Hotel Infanta Isabel
Plaza Mayor 12, 40001 Segovia
tel. 921-461-300 fax: 921-462-217
29 rooms. Singles: €77 Doubles: €105 All major credit cards accepted.
My favorite choice for Segovia, the Infanta Isabel is brimming with 19th century glamor and class. The rates shown above are for busy times, especially weekends and holidays. Weekday rates can be as much as a third lower, making this hotel a real bargain. Located directly on the Plaza Mayor, many of the rooms have small balconies overlooking the cathedral and the square.
I started my first trip of the year with three nights in Segovia, Spain. Segovia is a small provincial town, located about an hour's drive northwest of Madrid. Not only is it within easy reach of Madrid's Barajas International Airport, there are at least five reasons why it's one of my favorite towns in Spain:
Any one of these could be reason enough to begin or end your trip to Spain in Segovia.
The advantages of the town's location -- on a steep, rocky ridge high above the confluence of two rivers -- was already recognized in pre-historic times, but its recorded history starts with the Romans around the 3rd century BC. They built a military fortress on the tip of the ridge. Sometime in the first century AD, with Spain firmly in the grip of the Roman Empire, a town grew. Towns need a steady, secure source of water, and for the Romans that meant building a reservoir in the mountains and then channeling that water to the city through an aqueduct.
The total length of the aqueduct was over ten miles. Right at the edge of town it has to bridge a small valley. This section, easily the most stunning sight in town, is over 2000 feet long, and more than 100 feet high. The stones, perfectly cut and fitted, do not have mortar, pins or anything else holding them together. Gravity has been doing the job nicely for almost 2000 years. The soaring arches and impossibly slender line make it one of the most graceful structures in Europe. The aqueduct continued to flow water at a rate of 8 gallons per second for most of its history, and actually functioned as the town's back-up water supply until the 1980's.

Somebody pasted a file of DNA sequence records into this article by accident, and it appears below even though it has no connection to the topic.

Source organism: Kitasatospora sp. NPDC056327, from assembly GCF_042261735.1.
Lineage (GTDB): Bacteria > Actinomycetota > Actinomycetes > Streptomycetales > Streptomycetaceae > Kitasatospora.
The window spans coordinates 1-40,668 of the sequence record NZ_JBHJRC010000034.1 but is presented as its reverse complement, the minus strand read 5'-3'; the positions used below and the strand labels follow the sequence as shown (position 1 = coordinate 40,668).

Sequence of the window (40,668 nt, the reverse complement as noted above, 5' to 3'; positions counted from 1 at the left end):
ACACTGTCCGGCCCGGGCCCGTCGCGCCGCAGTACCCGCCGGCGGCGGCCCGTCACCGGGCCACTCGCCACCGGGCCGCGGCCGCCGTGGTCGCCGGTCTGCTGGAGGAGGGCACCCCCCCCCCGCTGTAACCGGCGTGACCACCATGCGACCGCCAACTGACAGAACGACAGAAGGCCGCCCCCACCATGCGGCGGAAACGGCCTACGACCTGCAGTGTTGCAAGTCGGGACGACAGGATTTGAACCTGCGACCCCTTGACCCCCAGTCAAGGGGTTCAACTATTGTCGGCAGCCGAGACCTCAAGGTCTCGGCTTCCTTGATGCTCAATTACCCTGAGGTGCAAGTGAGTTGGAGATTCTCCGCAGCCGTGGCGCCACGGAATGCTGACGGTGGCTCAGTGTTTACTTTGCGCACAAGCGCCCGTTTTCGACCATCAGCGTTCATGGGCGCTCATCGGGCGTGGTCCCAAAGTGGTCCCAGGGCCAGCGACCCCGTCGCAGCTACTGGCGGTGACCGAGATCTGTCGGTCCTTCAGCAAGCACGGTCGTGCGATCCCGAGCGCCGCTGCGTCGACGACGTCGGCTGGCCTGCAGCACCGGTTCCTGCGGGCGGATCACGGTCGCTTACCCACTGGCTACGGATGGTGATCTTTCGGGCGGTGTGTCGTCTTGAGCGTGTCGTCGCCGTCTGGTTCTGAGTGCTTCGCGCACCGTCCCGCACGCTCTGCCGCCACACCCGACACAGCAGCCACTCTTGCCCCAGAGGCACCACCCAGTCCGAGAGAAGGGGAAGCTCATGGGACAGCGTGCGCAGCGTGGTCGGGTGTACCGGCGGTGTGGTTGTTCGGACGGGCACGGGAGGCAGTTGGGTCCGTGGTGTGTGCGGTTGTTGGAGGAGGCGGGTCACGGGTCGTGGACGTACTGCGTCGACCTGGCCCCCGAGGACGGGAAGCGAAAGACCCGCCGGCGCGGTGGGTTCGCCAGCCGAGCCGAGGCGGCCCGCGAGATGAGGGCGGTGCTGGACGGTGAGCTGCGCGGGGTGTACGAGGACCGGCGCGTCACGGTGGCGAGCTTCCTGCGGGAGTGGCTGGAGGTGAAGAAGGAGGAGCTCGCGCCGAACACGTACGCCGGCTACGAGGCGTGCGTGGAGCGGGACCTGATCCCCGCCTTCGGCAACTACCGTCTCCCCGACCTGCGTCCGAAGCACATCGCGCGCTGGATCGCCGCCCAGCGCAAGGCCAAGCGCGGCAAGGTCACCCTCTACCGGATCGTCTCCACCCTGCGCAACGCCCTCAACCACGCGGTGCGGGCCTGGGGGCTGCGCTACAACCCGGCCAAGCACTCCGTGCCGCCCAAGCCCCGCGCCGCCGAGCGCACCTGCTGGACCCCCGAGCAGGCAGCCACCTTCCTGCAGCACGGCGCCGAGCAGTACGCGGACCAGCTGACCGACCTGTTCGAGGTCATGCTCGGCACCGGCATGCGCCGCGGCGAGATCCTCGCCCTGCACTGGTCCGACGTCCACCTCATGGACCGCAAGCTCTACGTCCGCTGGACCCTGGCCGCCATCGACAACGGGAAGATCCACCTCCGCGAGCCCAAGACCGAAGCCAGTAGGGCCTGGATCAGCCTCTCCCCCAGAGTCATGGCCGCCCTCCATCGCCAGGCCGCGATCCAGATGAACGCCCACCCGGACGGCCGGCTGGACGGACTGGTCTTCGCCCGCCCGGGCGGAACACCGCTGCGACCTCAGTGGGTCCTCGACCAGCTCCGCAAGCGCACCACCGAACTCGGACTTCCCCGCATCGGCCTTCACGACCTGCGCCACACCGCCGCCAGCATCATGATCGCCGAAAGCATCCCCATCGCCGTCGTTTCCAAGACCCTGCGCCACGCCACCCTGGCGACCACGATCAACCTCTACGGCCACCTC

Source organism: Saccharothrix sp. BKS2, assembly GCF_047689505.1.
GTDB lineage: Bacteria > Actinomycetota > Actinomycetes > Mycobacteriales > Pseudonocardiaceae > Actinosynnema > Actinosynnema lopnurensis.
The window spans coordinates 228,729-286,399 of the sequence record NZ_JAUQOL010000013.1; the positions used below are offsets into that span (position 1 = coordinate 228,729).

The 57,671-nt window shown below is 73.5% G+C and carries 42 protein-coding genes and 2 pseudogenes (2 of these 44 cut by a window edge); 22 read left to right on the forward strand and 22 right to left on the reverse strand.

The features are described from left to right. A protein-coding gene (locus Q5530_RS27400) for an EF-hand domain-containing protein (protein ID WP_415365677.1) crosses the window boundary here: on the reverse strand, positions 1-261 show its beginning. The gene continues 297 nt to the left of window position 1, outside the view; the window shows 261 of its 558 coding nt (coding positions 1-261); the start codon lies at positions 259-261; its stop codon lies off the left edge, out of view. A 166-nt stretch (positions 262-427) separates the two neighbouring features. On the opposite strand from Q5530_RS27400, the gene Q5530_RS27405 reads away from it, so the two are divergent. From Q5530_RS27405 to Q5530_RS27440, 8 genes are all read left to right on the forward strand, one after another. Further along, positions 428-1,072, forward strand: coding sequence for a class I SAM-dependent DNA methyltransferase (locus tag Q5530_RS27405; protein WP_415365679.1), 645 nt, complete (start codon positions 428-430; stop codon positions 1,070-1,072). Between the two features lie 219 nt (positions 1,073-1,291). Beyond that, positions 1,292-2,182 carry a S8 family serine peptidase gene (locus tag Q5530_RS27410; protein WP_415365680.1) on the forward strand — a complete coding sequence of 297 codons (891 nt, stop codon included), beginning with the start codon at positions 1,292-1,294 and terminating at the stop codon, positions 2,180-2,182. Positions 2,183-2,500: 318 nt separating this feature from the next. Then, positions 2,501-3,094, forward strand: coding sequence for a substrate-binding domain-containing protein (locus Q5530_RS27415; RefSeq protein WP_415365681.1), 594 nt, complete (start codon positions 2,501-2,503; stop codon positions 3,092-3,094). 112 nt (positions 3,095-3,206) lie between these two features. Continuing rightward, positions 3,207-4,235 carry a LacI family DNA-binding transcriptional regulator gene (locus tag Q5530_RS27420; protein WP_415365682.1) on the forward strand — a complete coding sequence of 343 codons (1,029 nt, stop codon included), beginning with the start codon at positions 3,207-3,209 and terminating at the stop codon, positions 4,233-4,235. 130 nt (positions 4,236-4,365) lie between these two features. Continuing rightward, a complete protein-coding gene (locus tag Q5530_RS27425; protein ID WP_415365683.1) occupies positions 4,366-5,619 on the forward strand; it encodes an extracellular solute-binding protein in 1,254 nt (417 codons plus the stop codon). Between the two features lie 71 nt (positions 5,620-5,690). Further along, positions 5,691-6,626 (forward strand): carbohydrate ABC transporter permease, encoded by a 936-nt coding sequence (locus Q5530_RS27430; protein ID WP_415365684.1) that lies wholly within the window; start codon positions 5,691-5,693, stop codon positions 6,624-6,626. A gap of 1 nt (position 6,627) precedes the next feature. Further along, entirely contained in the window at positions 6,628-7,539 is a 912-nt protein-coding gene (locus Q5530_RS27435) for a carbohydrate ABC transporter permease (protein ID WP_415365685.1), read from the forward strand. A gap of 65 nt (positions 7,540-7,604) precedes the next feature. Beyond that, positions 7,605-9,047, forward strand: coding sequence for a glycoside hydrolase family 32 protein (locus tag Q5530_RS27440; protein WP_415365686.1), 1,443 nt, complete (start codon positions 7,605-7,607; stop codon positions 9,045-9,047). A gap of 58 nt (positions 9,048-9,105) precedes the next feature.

Sitting in the shadow of the aqueduct is Meson Candido, probably the most famous restaurant in Spain. They have been serving Segovia's signature dish, roast suckling pig, since the 15th century. Three weeks of mothers milk, and into the oven. It's a must-stop location for every dignitary who visits Spain, and you'll see their pictures lining the walls inside.
One of the people who may have eaten at Meson Candido when it first opened is Queen Isabel (the one who sent Christopher Columbus on his little adventure). Segovia was the main seat of the kings and queens of Castilla y Leon, and Isabel in particular loved the city. Just off the main square is the church where she was crowned. Her marriage to Ferdinand of Aragon joined together the two most powerful kingdoms on the Iberian peninsula and paved the way for a united Spain.
Segovia has many other churches, including the the cathedral. Located just off the main square and dominating Segovia's sky line, it was the last Gothic-style church built in Europe.
I don't want to imply that Segovia is unknown, or that you won't see any tourists. It's just that the masses of tourists that swarm almost any worthwhile city all come as day-trippers from Madrid. The bus loads start arriving around 10:00 am, but by 4:00 pm they're all on their way back to Madrid, and peace reigns once again in Segovia.
Most of the old town center is a pedestrian zone. Locals come out and stroll the main street, kids kick a soccer ball around on the Plaza Mayor, while parents watch from a nearby cafe, sipping wine and munching tapas. Segovia appreciates the good life.